Hamden Students Honor Red Cross Volunteers With Handmade Red Crosses - NBC Connecticut

Hamden Students Honor Red Cross Volunteers With Handmade Red Crosses

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    Middle school students in Hamden showed their appreciation to Red Cross first responders, by giving a special gift of handmade red crosses as a thank youTuesday.

    (Published Tuesday, Dec. 5, 2017)

    Middle school students in Hamden showed their appreciation to Red Cross first responders, by giving a special gift of handmade red crosses as a thank youTuesday. 

    The message of thanks echoed through Hamden Middle School on Tuesday morning as the Team Pioneer students proudly looked on at their hard work, after crafting 280 red crosses. 

    The students built the gifts after seeing the Red Cross volunteers rescue efforts in the wake of the devastating of hurricanes and wildfires across the country. 

    "Thank you, because it was a very big thing for them to go and help," said 11year-old James Kirby. 

    "I hope they feel congratulated and also that hard work pays off," said 13 year-old Lindsay Smith. 

    "It means a lot to me when I help others in the community," said 13 year-old Raymond Gray. 

    The students said this was a sign of appreciation for the lifesaving work the Red Cross volunteers from Connecticut have done. 

    The children are part of Team Pioneer and they are working on service and learning projects throughout the year. The wooden crosses are the student's latest venture and their teacher said the project means so much more.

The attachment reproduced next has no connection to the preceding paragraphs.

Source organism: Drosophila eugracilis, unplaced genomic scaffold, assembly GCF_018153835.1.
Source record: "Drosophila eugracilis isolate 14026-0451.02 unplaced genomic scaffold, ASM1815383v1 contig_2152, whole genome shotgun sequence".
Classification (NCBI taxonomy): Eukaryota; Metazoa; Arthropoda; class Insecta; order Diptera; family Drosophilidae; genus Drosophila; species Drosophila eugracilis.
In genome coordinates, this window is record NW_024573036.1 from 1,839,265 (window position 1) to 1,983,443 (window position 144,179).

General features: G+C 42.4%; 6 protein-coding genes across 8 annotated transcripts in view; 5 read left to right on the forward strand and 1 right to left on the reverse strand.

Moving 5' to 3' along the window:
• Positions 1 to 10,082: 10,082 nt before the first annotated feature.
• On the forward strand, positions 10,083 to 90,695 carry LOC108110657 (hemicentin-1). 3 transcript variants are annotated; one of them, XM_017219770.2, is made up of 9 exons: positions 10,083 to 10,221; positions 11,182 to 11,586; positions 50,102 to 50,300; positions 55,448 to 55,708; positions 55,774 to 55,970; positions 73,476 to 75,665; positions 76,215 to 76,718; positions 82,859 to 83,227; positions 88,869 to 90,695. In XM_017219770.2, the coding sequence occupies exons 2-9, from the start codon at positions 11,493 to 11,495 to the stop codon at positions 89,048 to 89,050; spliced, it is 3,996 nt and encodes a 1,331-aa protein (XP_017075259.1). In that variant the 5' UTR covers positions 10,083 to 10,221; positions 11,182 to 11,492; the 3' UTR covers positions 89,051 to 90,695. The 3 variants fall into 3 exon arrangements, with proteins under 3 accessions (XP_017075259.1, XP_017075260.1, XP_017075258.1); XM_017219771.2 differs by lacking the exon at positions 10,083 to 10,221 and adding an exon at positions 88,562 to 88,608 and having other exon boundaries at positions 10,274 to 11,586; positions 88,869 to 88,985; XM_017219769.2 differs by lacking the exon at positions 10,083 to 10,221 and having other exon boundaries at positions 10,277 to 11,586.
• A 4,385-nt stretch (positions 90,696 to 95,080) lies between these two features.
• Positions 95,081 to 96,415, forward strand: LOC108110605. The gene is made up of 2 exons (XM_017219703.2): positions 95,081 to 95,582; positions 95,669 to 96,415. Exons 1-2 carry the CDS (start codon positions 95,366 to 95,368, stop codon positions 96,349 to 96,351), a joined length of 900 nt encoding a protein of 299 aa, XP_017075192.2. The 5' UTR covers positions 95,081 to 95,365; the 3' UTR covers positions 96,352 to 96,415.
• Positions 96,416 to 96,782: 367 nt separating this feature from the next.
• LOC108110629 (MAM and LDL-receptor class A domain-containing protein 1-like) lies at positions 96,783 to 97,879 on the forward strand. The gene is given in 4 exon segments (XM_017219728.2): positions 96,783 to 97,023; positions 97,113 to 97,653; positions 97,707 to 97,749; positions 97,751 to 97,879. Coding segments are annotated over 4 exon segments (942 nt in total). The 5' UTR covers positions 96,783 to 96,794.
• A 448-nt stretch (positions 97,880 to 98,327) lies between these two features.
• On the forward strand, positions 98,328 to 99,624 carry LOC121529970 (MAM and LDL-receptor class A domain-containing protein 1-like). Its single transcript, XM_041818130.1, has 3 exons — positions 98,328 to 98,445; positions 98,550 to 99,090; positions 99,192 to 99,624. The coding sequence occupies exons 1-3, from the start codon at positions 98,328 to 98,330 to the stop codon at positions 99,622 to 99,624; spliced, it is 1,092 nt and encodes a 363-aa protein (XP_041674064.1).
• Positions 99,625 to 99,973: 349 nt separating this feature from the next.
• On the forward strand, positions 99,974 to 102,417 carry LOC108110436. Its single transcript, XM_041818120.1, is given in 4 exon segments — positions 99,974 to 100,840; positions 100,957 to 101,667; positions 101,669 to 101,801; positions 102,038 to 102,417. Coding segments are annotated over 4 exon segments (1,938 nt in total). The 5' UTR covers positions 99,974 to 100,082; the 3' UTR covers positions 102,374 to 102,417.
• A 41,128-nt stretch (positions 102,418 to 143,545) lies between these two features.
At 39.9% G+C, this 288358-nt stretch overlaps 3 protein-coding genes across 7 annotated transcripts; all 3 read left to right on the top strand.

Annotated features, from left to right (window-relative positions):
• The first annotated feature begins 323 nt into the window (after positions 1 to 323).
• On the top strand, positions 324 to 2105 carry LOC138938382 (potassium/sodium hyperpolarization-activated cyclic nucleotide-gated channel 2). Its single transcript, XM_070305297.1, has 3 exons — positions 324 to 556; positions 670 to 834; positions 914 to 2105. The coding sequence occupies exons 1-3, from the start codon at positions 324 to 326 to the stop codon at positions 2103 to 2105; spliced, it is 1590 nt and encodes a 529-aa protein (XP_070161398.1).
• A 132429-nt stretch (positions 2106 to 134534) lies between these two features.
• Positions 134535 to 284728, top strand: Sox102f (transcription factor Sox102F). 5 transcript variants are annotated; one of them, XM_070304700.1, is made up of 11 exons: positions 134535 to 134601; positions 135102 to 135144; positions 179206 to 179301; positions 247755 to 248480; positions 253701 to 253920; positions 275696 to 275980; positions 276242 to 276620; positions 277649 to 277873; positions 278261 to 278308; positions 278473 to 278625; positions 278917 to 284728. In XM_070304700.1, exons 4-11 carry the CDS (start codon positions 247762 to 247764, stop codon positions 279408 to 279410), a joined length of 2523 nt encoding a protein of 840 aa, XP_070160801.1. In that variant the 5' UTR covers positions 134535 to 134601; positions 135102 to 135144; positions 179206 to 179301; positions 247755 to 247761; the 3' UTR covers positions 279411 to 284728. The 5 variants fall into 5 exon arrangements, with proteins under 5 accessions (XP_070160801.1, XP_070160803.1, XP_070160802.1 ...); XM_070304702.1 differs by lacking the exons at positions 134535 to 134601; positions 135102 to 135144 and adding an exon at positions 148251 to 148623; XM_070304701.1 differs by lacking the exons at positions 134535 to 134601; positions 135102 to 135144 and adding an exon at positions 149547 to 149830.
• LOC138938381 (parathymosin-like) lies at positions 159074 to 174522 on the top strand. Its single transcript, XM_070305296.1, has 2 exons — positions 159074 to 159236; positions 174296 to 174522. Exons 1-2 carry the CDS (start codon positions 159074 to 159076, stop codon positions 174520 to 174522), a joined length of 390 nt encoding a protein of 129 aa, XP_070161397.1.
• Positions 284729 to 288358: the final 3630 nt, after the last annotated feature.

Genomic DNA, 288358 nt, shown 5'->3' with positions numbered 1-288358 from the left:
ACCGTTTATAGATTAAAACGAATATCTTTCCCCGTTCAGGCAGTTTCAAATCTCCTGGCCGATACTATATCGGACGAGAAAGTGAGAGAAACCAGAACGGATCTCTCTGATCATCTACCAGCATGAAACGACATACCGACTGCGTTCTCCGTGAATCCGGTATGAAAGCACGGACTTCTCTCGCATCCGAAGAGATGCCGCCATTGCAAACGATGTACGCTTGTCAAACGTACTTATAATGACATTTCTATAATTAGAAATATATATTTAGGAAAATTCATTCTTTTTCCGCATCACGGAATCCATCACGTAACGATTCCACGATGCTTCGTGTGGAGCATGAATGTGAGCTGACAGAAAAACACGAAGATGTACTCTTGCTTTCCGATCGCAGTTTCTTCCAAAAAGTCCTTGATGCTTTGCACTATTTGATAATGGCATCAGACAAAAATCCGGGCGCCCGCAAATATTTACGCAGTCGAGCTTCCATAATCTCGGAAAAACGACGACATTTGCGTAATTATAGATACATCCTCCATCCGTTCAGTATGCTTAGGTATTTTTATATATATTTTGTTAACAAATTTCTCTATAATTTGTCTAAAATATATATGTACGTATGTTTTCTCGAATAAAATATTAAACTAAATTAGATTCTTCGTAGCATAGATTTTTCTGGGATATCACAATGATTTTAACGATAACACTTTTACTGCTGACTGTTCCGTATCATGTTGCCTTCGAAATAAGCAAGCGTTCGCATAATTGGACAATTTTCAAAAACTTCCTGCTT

"The real connection comes with your heart, your mind and your hands. Putting those things to work, maybe in a classroom or a shop, to make the world a better place," said Team Pioneer and Hamden Middle School science teacher, Chris Sagnella. 

    Over the next week, the Red Cross of Connecticut and Rhode Island will give the handmade red crosses to local volunteers. 

    Richard Branigan, the chief administrative officer at the Red Cross of Connecticut and Rhode Island, is among the people who went across the country to help after disasters struck. 

    "I'm hoping that I will get one," he said, as he held back tears. "And I think that knowing how it was made and everyone who receives one will know how it was made, it will mean a lot more." 

    It's a way for these kids to let these heroes know that their community cares. 

    "Help out the community and like, don't just think about yourself. Think about everybody else," said 7th grade Hamden Middle School student, Azoria Paige.

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